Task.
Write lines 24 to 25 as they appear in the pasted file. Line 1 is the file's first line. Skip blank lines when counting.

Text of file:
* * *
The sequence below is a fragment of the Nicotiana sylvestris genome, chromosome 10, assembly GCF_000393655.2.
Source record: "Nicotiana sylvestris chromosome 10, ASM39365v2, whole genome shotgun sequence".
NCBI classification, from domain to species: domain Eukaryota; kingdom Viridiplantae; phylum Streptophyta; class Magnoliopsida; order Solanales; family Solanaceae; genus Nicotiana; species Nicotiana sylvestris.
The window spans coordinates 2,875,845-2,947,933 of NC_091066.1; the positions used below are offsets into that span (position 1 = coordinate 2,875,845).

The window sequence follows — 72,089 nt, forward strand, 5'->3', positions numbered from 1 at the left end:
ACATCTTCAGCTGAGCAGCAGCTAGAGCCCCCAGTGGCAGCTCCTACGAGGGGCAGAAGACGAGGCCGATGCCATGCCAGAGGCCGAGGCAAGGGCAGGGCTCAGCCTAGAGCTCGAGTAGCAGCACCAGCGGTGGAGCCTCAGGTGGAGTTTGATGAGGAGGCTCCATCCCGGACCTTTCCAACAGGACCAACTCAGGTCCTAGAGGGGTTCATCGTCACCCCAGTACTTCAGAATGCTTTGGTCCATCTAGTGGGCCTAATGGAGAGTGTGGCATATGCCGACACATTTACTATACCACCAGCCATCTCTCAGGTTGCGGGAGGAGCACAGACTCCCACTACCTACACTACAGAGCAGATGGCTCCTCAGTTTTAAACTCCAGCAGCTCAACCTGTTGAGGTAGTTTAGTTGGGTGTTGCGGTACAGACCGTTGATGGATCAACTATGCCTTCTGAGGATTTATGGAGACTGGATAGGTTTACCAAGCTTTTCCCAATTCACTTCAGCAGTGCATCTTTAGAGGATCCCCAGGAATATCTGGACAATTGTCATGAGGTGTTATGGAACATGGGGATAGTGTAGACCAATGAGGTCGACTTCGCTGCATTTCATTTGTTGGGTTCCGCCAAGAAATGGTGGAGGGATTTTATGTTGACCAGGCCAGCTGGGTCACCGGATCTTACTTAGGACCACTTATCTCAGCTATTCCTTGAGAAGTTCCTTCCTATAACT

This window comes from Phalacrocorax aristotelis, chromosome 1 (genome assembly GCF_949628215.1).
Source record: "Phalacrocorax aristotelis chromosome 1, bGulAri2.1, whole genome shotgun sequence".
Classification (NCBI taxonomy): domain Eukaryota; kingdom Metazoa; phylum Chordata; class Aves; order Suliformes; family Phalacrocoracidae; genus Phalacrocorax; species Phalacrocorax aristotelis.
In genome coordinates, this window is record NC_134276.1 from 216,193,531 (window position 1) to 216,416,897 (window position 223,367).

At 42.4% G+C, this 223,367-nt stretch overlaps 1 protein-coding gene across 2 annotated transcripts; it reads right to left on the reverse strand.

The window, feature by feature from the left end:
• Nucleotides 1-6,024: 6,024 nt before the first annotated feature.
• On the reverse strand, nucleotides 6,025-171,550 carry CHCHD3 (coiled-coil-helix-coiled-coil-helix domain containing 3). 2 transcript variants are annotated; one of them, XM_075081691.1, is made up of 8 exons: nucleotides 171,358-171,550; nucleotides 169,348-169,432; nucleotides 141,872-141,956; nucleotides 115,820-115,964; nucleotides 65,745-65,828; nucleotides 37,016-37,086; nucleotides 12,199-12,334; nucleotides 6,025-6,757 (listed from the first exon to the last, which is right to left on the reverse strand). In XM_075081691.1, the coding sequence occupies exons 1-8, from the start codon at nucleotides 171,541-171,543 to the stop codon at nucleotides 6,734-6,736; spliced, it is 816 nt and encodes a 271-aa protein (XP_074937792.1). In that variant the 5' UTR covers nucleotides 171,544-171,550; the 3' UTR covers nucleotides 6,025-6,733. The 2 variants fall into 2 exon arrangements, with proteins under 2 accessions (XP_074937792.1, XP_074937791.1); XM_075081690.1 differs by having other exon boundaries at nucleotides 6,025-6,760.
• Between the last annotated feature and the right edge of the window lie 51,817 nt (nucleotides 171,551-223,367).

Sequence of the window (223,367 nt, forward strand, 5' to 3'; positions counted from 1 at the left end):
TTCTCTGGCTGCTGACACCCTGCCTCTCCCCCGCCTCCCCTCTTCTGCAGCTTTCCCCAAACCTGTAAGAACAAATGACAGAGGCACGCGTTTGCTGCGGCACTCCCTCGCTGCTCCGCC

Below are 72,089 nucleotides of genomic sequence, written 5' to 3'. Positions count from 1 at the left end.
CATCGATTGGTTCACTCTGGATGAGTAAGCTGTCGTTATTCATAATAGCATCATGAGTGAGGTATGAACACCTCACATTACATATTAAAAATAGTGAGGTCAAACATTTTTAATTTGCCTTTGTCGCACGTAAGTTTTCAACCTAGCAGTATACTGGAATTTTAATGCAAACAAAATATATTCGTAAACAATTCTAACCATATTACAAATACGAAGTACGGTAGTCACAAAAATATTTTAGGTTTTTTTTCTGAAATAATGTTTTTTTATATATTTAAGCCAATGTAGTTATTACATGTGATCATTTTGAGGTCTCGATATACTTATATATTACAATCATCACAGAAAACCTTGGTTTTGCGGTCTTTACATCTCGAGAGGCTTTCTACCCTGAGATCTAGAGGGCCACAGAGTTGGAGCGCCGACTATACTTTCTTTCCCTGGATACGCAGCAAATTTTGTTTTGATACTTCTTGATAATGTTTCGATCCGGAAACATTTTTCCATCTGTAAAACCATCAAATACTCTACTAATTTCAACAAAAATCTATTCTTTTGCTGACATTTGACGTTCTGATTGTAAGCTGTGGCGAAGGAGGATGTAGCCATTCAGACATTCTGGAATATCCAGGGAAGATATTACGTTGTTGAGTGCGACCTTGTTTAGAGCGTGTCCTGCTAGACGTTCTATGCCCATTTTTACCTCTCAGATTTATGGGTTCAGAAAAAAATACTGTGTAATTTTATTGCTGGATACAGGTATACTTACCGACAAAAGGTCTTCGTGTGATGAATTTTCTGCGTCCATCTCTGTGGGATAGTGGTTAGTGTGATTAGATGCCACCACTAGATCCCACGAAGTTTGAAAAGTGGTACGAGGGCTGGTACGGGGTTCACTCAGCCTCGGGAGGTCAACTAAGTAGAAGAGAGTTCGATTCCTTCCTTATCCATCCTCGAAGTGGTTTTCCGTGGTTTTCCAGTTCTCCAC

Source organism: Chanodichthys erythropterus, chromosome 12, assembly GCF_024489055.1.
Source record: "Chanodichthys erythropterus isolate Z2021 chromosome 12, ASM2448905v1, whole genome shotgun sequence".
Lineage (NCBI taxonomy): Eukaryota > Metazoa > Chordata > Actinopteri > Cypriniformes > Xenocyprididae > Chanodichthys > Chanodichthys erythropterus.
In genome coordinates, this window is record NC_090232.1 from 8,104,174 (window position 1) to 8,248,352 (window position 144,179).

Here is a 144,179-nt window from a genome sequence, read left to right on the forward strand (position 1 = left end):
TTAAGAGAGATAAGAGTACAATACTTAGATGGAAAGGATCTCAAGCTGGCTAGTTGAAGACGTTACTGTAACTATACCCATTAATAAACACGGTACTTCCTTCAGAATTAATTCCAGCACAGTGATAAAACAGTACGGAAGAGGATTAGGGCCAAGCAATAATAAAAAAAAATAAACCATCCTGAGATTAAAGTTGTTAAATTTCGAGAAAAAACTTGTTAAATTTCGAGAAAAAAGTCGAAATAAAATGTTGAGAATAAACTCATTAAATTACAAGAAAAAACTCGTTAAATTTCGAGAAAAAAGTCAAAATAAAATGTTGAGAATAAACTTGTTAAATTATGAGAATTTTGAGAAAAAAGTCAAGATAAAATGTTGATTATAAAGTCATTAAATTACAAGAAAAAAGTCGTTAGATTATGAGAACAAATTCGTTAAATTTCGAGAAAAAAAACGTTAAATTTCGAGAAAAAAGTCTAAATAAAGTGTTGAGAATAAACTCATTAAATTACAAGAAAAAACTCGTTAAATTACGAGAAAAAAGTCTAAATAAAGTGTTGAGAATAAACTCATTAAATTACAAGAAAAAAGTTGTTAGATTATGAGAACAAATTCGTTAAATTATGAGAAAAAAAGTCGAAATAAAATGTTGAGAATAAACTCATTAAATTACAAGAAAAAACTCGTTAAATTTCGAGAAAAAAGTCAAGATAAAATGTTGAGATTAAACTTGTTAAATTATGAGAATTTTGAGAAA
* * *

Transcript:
Here is a 144,179-nt window from a genome sequence, read left to right on the forward strand (position 1 = left end):
TTAAGAGAGATAAGAGTACAATACTTAGATGGAAAGGATCTCAAGCTGGCTAGTTGAAGACGTTACTGTAACTATACCCATTAATAAACACGGTACTTCCTTCAGAATTAATTCCAGCACAGTGATAAAACAGTACGGAAGAGGATTAGGGCCAAGCAATAATAAAAAAAAATAAACCATCCTGAGATTAAAGTTGTTAAATTTCGAGAAAAAACTTGTTAAATTTCGAGAAAAAAGTCGAAATAAAATGTTGAGAATAAACTCATTAAATTACAAGAAAAAACTCGTTAAATTTCGAGAAAAAAGTCAAAATAAAATGTTGAGAATAAACTTGTTAAATTATGAGAATTTTGAGAAAAAAGTCAAGATAAAATGTTGATTATAAAGTCATTAAATTACAAGAAAAAAGTCGTTAGATTATGAGAACAAATTCGTTAAATTTCGAGAAAAAAAACGTTAAATTTCGAGAAAAAAGTCTAAATAAAGTGTTGAGAATAAACTCATTAAATTACAAGAAAAAACTCGTTAAATTACGAGAAAAAAGTCTAAATAAAGTGTTGAGAATAAACTCATTAAATTACAAGAAAAAAGTTGTTAGATTATGAGAACAAATTCGTTAAATTATGAGAAAAAAAGTCGAAATAAAATGTTGAGAATAAACTCATTAAATTACAAGAAAAAACTCGTTAAATTTCGAGAAAAAAGTCAAGATAAAATGTTGAGATTAAACTTGTTAAATTATGAGAATTTTGAGAAA